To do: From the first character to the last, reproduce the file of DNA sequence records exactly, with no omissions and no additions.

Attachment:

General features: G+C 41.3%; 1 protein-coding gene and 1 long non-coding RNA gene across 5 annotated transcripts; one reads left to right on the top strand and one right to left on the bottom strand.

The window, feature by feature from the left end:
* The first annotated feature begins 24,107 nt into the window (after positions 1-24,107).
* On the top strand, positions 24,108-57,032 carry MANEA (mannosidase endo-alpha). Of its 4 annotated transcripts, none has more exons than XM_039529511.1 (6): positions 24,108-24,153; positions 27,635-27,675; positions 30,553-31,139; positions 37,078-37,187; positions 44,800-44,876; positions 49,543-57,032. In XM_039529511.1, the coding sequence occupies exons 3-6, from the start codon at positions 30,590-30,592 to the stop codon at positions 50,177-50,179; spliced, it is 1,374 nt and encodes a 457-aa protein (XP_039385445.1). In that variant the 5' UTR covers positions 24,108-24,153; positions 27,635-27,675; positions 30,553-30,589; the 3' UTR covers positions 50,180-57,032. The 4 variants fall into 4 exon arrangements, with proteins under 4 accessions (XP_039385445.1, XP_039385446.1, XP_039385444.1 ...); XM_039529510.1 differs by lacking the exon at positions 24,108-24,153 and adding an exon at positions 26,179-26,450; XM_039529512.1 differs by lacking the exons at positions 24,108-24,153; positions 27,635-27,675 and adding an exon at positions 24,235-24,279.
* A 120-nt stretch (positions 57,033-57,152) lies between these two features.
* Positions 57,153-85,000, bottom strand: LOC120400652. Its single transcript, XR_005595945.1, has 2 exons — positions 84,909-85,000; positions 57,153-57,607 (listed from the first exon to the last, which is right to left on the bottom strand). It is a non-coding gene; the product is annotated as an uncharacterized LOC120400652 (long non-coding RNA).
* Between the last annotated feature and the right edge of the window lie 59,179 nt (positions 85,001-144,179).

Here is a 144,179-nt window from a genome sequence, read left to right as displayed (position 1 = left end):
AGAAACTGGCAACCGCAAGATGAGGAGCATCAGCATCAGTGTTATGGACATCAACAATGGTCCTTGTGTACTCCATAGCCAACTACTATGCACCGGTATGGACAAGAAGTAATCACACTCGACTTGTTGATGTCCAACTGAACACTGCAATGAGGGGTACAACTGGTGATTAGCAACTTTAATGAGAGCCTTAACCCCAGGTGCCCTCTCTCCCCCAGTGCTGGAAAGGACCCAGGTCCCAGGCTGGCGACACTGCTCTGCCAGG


General features: G+C 41.3%; 1 protein-coding gene and 1 long non-coding RNA gene across 5 annotated transcripts; one reads left to right on the top strand and one right to left on the bottom strand.

The window, feature by feature from the left end:
* The first annotated feature begins 24,107 nt into the window (after positions 1-24,107).
* On the top strand, positions 24,108-57,032 carry MANEA (mannosidase endo-alpha). Of its 4 annotated transcripts, none has more exons than XM_039529511.1 (6): positions 24,108-24,153; positions 27,635-27,675; positions 30,553-31,139; positions 37,078-37,187; positions 44,800-44,876; positions 49,543-57,032. In XM_039529511.1, the coding sequence occupies exons 3-6, from the start codon at positions 30,590-30,592 to the stop codon at positions 50,177-50,179; spliced, it is 1,374 nt and encodes a 457-aa protein (XP_039385445.1). In that variant the 5' UTR covers positions 24,108-24,153; positions 27,635-27,675; positions 30,553-30,589; the 3' UTR covers positions 50,180-57,032. The 4 variants fall into 4 exon arrangements, with proteins under 4 accessions (XP_039385445.1, XP_039385446.1, XP_039385444.1 ...); XM_039529510.1 differs by lacking the exon at positions 24,108-24,153 and adding an exon at positions 26,179-26,450; XM_039529512.1 differs by lacking the exons at positions 24,108-24,153; positions 27,635-27,675 and adding an exon at positions 24,235-24,279.
* A 120-nt stretch (positions 57,033-57,152) lies between these two features.
* Positions 57,153-85,000, bottom strand: LOC120400652. Its single transcript, XR_005595945.1, has 2 exons — positions 84,909-85,000; positions 57,153-57,607 (listed from the first exon to the last, which is right to left on the bottom strand). It is a non-coding gene; the product is annotated as an uncharacterized LOC120400652 (long non-coding RNA).
* Between the last annotated feature and the right edge of the window lie 59,179 nt (positions 85,001-144,179).

Here is a 144,179-nt window from a genome sequence, read left to right as displayed (position 1 = left end):
AGAAACTGGCAACCGCAAGATGAGGAGCATCAGCATCAGTGTTATGGACATCAACAATGGTCCTTGTGTACTCCATAGCCAACTACTATGCACCGGTATGGACAAGAAGTAATCACACTCGACTTGTTGATGTCCAACTGAACACTGCAATGAGGGGTACAACTGGTGATTAGCAACTTTAATGAGAGCCTTAACCCCAGGTGCCCTCTCTCCCCCAGTGCTGGAAAGGACCCAGGTCCCAGGCTGGCGACACTGCTCTGCCAGG